‘In 2015, England were happy to be a good team. We want to be a great team’
Success starts with a single-minded focus on winning, says coach Eddie Jones
IT’S UP THERE with the great car industry turnarounds: Fiat under Sergio Marchionne, Carlos Tavares’ resurrection of PSA, and the England rugby union team’s revival guided by Eddie Jones. We meet Jones in the epicentre of English rugby, perched on green plastic beside the extraordinarily thick shagpile of the Twickenham grass, an intimate conversation under steep banks of seats more typically host to 82,000 braying supporters.
The 57-year-old coach took the job in 2015 after England become the first World Cup host nation to fail to qualify for the knockout stages. In the two years since, Jones has steered England to successive RBS 6 Nations titles, and whitewashed Australia 3-0 Down Under.
How, with largely the same group of players, has Jones extracted such a profound improvement in performance? ‘There are three areas. Mentally it was about changing the mindset. I think they were happy to be a good team and we want to be a great team. Physically we’ve got much fitter than they were. And tactically we wanted them to become England, not a copy of another country.’ For other country read New Zealand; England won’t obsess about side-toside attacking play, but on being hard to beat.
Jones thinks like a CEO and talks like a CEO: it’s all about the leadership and strategy to achieve a clear goal – winning the 2019 World Cup. He swats away my opening question about the upcoming autumn internationals against Argentina, Australia and Samoa with this statement of intent: ‘Everything we do is about preparing for the World Cup – it’s not about these games but the World Cup.’
If that’s the clear goal, what’s the strategy to achieve it? ‘Like [engineering] a car, you’ve got to build the foundations first. That’s your nd strategy, your social cohesion, team selection. Then you add the things to give you a competitive edge. For us, we want to be the best in the world in set-piece and defence, they’re the things we’re prioritising at the moment. Then you add the optional bits and pieces – the attack.’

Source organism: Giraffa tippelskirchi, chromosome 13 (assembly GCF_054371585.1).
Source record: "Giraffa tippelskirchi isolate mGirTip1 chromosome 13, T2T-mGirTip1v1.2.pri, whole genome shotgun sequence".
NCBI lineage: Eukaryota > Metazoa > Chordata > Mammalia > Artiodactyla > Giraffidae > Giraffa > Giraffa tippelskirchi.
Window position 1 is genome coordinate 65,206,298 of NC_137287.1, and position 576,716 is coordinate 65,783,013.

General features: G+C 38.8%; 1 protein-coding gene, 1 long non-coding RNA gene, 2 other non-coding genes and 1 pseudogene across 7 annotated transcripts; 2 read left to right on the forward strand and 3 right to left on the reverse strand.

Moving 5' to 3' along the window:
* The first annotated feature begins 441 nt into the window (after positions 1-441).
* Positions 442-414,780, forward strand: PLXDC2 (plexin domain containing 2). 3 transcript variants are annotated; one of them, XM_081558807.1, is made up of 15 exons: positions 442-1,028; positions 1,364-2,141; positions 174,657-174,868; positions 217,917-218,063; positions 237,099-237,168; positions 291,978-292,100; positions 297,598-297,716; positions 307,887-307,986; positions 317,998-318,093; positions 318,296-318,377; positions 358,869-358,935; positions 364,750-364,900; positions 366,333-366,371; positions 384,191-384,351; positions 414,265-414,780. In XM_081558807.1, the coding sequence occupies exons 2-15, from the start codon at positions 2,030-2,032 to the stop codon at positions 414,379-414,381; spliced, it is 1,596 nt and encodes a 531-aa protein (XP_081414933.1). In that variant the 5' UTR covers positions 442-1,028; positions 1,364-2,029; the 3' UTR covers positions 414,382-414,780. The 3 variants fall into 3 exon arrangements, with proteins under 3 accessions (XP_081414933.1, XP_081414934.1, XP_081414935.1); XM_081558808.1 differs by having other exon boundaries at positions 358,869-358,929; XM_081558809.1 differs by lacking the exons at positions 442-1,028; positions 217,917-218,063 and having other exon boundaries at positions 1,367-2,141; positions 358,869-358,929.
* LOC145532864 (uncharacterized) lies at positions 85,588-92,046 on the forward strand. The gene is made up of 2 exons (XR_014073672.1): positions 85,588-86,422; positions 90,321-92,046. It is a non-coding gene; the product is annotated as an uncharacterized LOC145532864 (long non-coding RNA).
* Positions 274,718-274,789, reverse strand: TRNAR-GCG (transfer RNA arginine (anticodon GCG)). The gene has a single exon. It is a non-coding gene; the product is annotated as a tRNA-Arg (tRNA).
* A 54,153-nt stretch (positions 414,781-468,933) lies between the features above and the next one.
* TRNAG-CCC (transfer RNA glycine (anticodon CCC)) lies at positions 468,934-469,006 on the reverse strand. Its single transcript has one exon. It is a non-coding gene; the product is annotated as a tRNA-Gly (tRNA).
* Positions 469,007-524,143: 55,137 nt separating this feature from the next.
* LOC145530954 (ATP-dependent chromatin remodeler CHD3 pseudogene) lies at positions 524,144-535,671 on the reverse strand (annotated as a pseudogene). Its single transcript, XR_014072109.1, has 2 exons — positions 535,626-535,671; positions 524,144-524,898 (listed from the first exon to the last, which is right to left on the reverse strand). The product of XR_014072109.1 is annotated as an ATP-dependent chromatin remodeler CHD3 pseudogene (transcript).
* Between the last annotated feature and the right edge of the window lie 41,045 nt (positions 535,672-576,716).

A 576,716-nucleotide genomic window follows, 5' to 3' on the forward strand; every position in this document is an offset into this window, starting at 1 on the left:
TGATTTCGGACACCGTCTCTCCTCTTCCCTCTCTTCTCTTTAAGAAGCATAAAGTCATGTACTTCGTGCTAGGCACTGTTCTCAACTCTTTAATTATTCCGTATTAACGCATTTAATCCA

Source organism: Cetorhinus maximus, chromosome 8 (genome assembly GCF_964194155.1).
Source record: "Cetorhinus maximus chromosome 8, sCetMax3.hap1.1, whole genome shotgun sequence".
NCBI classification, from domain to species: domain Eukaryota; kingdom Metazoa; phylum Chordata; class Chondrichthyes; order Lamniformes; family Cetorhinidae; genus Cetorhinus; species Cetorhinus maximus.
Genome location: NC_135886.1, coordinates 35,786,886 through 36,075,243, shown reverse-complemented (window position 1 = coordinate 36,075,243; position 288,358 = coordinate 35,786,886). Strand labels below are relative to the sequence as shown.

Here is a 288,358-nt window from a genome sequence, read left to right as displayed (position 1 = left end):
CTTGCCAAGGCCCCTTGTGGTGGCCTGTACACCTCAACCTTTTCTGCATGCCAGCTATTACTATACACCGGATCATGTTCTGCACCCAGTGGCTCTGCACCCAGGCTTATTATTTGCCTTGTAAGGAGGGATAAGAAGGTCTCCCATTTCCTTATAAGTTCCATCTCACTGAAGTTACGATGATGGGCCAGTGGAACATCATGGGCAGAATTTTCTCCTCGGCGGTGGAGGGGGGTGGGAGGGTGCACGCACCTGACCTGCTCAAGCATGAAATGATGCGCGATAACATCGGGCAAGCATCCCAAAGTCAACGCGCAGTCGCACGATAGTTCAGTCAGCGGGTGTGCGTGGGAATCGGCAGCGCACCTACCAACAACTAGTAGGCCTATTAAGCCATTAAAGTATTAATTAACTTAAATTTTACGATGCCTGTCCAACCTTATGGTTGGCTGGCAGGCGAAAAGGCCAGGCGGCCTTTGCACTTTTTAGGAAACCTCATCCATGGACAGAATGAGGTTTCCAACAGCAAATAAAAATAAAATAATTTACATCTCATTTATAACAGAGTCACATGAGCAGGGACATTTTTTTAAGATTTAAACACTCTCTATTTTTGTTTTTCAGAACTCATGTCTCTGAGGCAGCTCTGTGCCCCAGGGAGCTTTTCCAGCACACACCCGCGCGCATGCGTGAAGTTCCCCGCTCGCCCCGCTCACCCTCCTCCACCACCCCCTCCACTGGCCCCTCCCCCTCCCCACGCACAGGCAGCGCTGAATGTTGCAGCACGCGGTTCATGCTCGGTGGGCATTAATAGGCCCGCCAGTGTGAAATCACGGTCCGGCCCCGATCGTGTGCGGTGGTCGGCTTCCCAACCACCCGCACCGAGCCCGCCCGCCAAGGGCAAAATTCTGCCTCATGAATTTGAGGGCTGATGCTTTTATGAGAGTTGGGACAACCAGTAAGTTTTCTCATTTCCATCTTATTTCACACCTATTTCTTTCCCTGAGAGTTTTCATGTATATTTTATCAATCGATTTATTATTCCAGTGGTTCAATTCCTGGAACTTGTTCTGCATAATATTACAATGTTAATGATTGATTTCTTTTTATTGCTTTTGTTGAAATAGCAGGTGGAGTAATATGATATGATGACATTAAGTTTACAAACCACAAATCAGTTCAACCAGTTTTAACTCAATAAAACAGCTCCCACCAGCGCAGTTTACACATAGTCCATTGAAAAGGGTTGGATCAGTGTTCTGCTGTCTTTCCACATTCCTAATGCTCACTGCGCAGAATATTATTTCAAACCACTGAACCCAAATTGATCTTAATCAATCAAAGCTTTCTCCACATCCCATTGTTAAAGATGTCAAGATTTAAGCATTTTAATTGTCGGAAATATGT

Pundits including Sir Clive Woodward, the one man to lead England to World Cup glory, believe Jones hasn’t put a foot wrong in his team selections: trusting playmakers George Ford and Owen Farrell as a combination not an either/or, unleashing the young, tenacious ball-winner Maro Itoje, repositioning former captain Chris Robshaw to play to his strengths. But controversy raged over his selection of Dylan Hartley, a scrapper notorious for his suspensions, as England captain.
‘I was looking for someone bold,’ explains Jones. ‘We needed to say: “Right, we’re going to be great, and we’re going to work hard to be great.” We needed someone who was going to take a different route and that was Dylan.’
Jones is proud that his Australian outlook makes him blind to the English class system; he won’t let a player’s background influence selection. ‘I don’t assume, I assess players’ is his mantra. And that’s what gave him the confidence to anoint Hartley – a player omitted from the 2015 World Cup squad for disciplinary reasons – who has subsequently led England with distinction.
Hartley will call the on-field plays, but Jones is determined to condition every player’s thinking, to help with decision-making in a high-stakes match. ‘We train under more pressure than a game, by either training faster or [harder] physically, one or the other. You’ll never see a training session that looks good – it’s messy, it’s uncomfortable, it’s putting stress on the players.’
My final question tries to measure the progress, with just two years until the World Cup: if today’s England team was a car, which would it be? ‘Definitely a hybrid!’ says the coach. Typical Jones: an additional power source to boost performance. Anything to get an edge.